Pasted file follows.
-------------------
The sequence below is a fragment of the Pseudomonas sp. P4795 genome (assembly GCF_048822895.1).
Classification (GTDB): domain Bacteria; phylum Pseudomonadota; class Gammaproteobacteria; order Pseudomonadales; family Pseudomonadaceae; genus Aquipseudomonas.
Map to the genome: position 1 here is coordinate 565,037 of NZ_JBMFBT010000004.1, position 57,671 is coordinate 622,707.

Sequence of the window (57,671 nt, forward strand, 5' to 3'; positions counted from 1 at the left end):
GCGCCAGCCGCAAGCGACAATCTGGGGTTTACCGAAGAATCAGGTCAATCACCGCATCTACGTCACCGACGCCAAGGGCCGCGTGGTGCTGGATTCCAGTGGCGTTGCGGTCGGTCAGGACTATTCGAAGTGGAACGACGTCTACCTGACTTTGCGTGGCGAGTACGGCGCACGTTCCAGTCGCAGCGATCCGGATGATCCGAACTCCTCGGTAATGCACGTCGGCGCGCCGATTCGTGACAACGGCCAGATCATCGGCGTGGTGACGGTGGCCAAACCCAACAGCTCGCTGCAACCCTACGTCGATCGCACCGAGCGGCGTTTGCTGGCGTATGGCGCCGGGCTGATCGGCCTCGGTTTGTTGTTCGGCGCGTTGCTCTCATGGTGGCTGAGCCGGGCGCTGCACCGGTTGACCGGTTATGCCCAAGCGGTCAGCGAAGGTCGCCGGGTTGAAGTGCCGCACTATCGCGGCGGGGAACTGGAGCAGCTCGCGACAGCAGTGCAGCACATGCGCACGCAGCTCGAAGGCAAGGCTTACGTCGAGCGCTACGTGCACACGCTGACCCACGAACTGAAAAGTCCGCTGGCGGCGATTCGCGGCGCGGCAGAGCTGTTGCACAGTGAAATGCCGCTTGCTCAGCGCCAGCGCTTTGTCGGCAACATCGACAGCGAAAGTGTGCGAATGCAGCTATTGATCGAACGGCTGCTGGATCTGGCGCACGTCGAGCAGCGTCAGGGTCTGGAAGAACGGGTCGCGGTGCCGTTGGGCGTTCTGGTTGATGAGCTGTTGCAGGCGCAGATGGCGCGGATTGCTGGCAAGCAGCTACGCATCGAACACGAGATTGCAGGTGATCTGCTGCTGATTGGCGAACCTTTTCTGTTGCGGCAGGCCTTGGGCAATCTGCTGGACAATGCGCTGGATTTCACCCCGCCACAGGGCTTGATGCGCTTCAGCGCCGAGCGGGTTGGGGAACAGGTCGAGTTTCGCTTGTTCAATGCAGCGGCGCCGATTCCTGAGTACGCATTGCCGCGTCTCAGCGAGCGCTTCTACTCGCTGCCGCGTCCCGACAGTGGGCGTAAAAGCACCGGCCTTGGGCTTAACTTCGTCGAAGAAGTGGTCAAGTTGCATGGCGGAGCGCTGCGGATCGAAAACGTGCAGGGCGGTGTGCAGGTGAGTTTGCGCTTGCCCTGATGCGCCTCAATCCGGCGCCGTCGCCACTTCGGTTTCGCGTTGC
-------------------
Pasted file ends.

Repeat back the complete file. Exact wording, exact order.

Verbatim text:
The sequence below is a fragment of the Pseudomonas sp. P4795 genome (assembly GCF_048822895.1).
Classification (GTDB): domain Bacteria; phylum Pseudomonadota; class Gammaproteobacteria; order Pseudomonadales; family Pseudomonadaceae; genus Aquipseudomonas.
Map to the genome: position 1 here is coordinate 565,037 of NZ_JBMFBT010000004.1, position 57,671 is coordinate 622,707.

Sequence of the window (57,671 nt, forward strand, 5' to 3'; positions counted from 1 at the left end):
GCGCCAGCCGCAAGCGACAATCTGGGGTTTACCGAAGAATCAGGTCAATCACCGCATCTACGTCACCGACGCCAAGGGCCGCGTGGTGCTGGATTCCAGTGGCGTTGCGGTCGGTCAGGACTATTCGAAGTGGAACGACGTCTACCTGACTTTGCGTGGCGAGTACGGCGCACGTTCCAGTCGCAGCGATCCGGATGATCCGAACTCCTCGGTAATGCACGTCGGCGCGCCGATTCGTGACAACGGCCAGATCATCGGCGTGGTGACGGTGGCCAAACCCAACAGCTCGCTGCAACCCTACGTCGATCGCACCGAGCGGCGTTTGCTGGCGTATGGCGCCGGGCTGATCGGCCTCGGTTTGTTGTTCGGCGCGTTGCTCTCATGGTGGCTGAGCCGGGCGCTGCACCGGTTGACCGGTTATGCCCAAGCGGTCAGCGAAGGTCGCCGGGTTGAAGTGCCGCACTATCGCGGCGGGGAACTGGAGCAGCTCGCGACAGCAGTGCAGCACATGCGCACGCAGCTCGAAGGCAAGGCTTACGTCGAGCGCTACGTGCACACGCTGACCCACGAACTGAAAAGTCCGCTGGCGGCGATTCGCGGCGCGGCAGAGCTGTTGCACAGTGAAATGCCGCTTGCTCAGCGCCAGCGCTTTGTCGGCAACATCGACAGCGAAAGTGTGCGAATGCAGCTATTGATCGAACGGCTGCTGGATCTGGCGCACGTCGAGCAGCGTCAGGGTCTGGAAGAACGGGTCGCGGTGCCGTTGGGCGTTCTGGTTGATGAGCTGTTGCAGGCGCAGATGGCGCGGATTGCTGGCAAGCAGCTACGCATCGAACACGAGATTGCAGGTGATCTGCTGCTGATTGGCGAACCTTTTCTGTTGCGGCAGGCCTTGGGCAATCTGCTGGACAATGCGCTGGATTTCACCCCGCCACAGGGCTTGATGCGCTTCAGCGCCGAGCGGGTTGGGGAACAGGTCGAGTTTCGCTTGTTCAATGCAGCGGCGCCGATTCCTGAGTACGCATTGCCGCGTCTCAGCGAGCGCTTCTACTCGCTGCCGCGTCCCGACAGTGGGCGTAAAAGCACCGGCCTTGGGCTTAACTTCGTCGAAGAAGTGGTCAAGTTGCATGGCGGAGCGCTGCGGATCGAAAACGTGCAGGGCGGTGTGCAGGTGAGTTTGCGCTTGCCCTGATGCGCCTCAATCCGGCGCCGTCGCCACTTCGGTTTCGCGTTGC